Few touches immediately change a room like natural light. Improving natural light does more than just make living spaces welcoming and cozy. It can also improve the resale value of a home.
But what happens when the style of your house makes it harder to bring natural light to all of your rooms? Cape Cod style builds, for example, often don’t have a full second story. In other situations, a remodeling job might aim to turn a windowless attic into a new living room.
That’s when dormers are useful. Dormers are small additions often used to increase usable space in a loft and create window options in a roof plane. Dormers are mostly small in total area but can create additional square footage as one of the main elements of a loft conversion. While they may not always feature a window, the term "dormer" is regularly used to indicate a "dormer window."
Typically (but not always) small, dormers can add those few additional square feet of area you need to make your loft exactly how you envision it. Maybe it's a modest doghouse dormer that brings some additional light and a view. Maybe it's a shed dormer that creates extra space for a large bath. Or maybe it's an eyebrow dormer that embellishes your home’s outside while creating additional space internally. Dormers are a great idea for space-challenged areas.
What are the styles?
There are many different styles of dormers. American homes mostly fall into two common types, based on the type of roof on which the dormer is being created. While the style of a dormer can often dictate what space is available for a window, most dormer styles can handle any style of window. Here’s a look at the most frequently used dormer styles and the window types best suited for each:
A basic and relatively small architectural element from the outside, a doghouse dormer (also known as a gabled dormer) can add extra light and space inside a loft area. Found on many styles of houses, the front of a gabled dormer appears as a mini-roof that rises to create a point at the top. It creates the look of a traditional doghouse. Inside the structure, a doghouse dormer can bring additional functionality, such as a space suited for a built-in seat or storage.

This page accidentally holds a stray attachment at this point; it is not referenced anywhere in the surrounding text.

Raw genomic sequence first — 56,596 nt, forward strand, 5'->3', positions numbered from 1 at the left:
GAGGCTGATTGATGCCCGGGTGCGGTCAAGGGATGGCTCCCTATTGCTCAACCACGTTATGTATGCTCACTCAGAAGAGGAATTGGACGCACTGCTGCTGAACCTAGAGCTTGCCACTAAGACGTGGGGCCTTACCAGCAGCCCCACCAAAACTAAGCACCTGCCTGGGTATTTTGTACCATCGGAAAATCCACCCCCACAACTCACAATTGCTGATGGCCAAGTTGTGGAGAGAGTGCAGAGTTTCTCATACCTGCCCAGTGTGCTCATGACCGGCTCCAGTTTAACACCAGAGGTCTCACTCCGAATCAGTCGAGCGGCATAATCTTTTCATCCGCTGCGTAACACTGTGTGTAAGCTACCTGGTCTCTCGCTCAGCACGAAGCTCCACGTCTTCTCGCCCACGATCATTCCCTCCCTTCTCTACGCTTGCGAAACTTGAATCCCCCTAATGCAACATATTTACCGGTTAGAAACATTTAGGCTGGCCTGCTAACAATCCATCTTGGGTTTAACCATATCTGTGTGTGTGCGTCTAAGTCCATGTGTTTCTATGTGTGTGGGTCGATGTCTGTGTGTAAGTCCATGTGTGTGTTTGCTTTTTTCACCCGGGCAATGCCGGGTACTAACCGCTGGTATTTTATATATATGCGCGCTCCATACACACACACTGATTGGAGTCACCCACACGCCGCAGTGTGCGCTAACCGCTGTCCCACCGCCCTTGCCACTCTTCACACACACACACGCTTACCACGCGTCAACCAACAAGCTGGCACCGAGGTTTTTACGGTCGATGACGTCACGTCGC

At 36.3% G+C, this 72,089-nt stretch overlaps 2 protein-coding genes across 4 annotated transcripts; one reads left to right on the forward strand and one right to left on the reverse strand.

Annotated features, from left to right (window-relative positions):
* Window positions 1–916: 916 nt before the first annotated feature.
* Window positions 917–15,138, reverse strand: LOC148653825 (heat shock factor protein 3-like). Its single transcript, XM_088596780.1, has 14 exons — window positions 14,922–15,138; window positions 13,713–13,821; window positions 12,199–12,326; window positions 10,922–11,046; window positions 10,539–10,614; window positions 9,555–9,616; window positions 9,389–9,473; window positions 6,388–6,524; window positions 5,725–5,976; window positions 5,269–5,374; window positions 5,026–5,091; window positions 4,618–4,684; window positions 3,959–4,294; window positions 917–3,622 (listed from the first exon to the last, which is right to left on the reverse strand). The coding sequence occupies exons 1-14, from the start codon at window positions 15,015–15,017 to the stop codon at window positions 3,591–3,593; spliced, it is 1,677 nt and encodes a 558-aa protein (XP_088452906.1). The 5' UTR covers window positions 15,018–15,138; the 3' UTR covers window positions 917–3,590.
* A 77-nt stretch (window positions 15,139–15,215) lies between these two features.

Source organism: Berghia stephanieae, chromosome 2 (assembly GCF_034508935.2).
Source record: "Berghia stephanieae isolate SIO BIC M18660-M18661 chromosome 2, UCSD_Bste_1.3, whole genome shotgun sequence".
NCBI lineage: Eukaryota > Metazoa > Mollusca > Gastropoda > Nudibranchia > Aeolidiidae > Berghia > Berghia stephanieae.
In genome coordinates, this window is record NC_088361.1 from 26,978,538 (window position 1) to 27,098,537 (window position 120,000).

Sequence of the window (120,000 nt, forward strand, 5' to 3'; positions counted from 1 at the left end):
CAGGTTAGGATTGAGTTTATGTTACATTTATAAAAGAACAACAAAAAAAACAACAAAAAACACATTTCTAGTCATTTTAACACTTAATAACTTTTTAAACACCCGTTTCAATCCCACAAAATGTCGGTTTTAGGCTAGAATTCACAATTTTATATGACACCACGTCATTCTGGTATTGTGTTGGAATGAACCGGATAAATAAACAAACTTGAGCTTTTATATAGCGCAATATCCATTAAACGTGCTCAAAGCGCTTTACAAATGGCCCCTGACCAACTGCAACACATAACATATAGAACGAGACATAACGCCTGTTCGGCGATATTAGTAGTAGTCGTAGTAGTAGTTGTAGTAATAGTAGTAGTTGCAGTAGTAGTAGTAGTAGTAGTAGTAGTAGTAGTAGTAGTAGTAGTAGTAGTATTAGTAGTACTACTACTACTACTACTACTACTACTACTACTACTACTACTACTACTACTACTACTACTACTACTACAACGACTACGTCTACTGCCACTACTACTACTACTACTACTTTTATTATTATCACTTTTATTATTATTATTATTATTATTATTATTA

Ideal window type: Due to their specific shape, gabled dormers often require a specialty window or awning window.
Hip Roof Dormer
Found frequently on Craftsman, Shingle and Prairie style houses, hip roof dormers are built with three converging roof sides with a window in the front. While the sloping planes of a hip roof dormer impact some of the space inside the house, this style offers better defense against the elements.
Ideal window type: Double-hung windows are frequently found in hip roof dormers, pairing with the traditional look of the architectural style. Depending on the size of the dormer, multiple windows can be added.
Similar to the doghouse dormer, this type takes its name from having a form similar to a garden shed. With a flat roof that slopes forward at slightly less of an angle than the rest of the building’s roof, shed dormers are frequently found on Craftsman and Colonial Revival homes.
Ideal window type: Due to the width of shed dormers, it’s easy to place multiple windows. Casement and double hung windows are frequently found placed in shed dormers.
Where the shed dormer can create the most added area in a home, the eyebrow dormer is added mainly for decorative purposes or developing alcove space. The low and wide-shaped dormer offers no sides and consists of a curved roof that gives this dormer its name. Queen Anne and Romanesque home styles often use eyebrow dormers.
Ideal window type: Eyebrow dormers can be unique from house to house, so the type of window will alter to meet the specific style. Custom-designed or curved windows are commonly the suitable choices for this kind of dormer.
Dormer additions and dormer windows bring your home more than just curb appeal. If adding dormers to add space in your room, make sure to look at the same features you would find important for when investing in other replacement home windows such as energy efficiency and build quality.
To find out more about the right window for a new dormer or find a replacement window for your existing dormer, talk to a Pella® professional today!